The article came on the heels of an economic downturn in 2015. The current COVID-19 challenge bears similar hallmarks: a weakened economy, mass layoffs, and -perhaps most challenging- the uncertainty of knowing what will happen in the market.
The “next” normal
When do things return to normal? Will they ever return to normal? What is normal anymore? A lot of agencies and consultancies are referring to the post-COVID era as the “next” normal, with industries and markets operating in new conditions that we cannot fully/easily predict or foresee.
Part of what allows us to survive as humans is the ability to forget traumatic times. Sadly, we also tend to forget the lessons we ought to learn from them. In his book Antifragile, Nassim Taleb tells a story of Pharaonic Egypt where during seasonal floods, scribes would track the high-water mark of the Nile, and then use those marks to estimate for future worst-case scenarios. They assumed that future scenarios would never be worse than those that preceded them.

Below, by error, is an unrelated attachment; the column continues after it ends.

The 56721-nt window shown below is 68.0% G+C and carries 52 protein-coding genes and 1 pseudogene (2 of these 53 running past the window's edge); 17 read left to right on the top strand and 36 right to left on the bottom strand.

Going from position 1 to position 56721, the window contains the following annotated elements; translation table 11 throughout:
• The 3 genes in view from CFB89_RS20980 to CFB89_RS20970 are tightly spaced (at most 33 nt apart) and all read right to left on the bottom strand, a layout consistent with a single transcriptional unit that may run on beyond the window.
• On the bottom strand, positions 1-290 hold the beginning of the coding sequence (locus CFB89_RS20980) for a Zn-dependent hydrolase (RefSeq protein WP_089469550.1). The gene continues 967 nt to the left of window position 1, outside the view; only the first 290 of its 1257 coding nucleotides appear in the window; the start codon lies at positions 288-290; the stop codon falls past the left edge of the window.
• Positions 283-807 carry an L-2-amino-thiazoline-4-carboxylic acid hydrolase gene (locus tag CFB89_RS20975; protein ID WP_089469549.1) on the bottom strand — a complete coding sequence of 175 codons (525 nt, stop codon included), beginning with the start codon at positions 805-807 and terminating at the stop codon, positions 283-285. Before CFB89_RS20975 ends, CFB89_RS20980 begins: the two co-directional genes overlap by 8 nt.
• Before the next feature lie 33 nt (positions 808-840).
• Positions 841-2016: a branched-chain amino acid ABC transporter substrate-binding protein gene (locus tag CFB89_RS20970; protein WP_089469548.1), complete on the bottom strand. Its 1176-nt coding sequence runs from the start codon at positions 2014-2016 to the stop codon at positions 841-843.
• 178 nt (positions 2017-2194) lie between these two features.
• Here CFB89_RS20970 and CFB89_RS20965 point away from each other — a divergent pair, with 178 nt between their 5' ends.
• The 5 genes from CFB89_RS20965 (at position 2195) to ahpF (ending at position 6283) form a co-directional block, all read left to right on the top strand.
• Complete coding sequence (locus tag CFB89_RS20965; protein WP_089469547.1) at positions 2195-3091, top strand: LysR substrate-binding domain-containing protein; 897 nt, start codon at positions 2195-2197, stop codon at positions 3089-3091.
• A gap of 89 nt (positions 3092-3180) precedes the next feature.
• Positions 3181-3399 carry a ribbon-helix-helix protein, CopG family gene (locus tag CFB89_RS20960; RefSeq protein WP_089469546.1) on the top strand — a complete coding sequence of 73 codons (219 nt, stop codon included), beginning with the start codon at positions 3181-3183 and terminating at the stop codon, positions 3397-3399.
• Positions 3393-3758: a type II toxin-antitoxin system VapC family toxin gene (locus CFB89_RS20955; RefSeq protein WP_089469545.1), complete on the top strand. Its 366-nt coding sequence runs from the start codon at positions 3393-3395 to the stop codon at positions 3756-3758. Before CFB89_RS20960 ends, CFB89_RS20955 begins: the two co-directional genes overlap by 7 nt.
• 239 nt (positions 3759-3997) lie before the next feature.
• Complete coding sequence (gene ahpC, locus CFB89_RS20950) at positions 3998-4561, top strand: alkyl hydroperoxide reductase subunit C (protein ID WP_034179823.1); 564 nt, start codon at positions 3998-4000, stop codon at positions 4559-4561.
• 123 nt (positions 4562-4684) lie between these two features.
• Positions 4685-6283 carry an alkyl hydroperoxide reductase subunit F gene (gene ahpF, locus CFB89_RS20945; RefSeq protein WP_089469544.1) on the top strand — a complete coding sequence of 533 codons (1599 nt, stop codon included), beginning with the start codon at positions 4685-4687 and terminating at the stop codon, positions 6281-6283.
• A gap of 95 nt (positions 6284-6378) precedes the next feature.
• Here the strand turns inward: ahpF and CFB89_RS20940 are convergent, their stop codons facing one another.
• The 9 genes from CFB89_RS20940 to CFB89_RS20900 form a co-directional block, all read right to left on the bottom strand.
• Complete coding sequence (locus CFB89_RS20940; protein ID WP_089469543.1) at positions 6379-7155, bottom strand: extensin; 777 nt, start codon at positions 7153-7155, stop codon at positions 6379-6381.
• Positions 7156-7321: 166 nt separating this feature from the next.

Our previous high-water mark was the 2010 financial crisis, and before that, the 2001 financial crisis. Every economic crash was worse than the previous one.
Building a better uncertainty mindset
In uncertain times, there are winners and losers. If you happen to be in the personal protective equipment industry making N95 masks, or hand sanitizers, or a food delivery company, these are all industries that are growing in the face of uncertainty.
While we cannot rely on luck alone to place us on the right side of an uncertain future, we need a level of thinking and a class of ideas that become better in cases of uncertainty. Here’s what you can do: